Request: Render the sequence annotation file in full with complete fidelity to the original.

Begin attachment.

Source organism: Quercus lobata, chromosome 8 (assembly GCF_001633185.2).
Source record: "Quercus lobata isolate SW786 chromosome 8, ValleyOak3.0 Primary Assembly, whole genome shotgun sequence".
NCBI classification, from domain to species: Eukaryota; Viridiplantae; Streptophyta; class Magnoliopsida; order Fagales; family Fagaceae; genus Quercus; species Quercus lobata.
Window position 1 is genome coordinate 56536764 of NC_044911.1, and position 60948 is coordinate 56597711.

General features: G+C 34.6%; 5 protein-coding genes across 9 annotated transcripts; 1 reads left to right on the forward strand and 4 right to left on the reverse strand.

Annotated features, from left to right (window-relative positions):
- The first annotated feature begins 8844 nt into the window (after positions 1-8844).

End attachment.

Source organism: Quercus lobata, chromosome 8 (assembly GCF_001633185.2).
Source record: "Quercus lobata isolate SW786 chromosome 8, ValleyOak3.0 Primary Assembly, whole genome shotgun sequence".
NCBI classification, from domain to species: Eukaryota; Viridiplantae; Streptophyta; class Magnoliopsida; order Fagales; family Fagaceae; genus Quercus; species Quercus lobata.
Window position 1 is genome coordinate 56536764 of NC_044911.1, and position 60948 is coordinate 56597711.

General features: G+C 34.6%; 5 protein-coding genes across 9 annotated transcripts; 1 reads left to right on the forward strand and 4 right to left on the reverse strand.

Annotated features, from left to right (window-relative positions):
- The first annotated feature begins 8844 nt into the window (after positions 1-8844).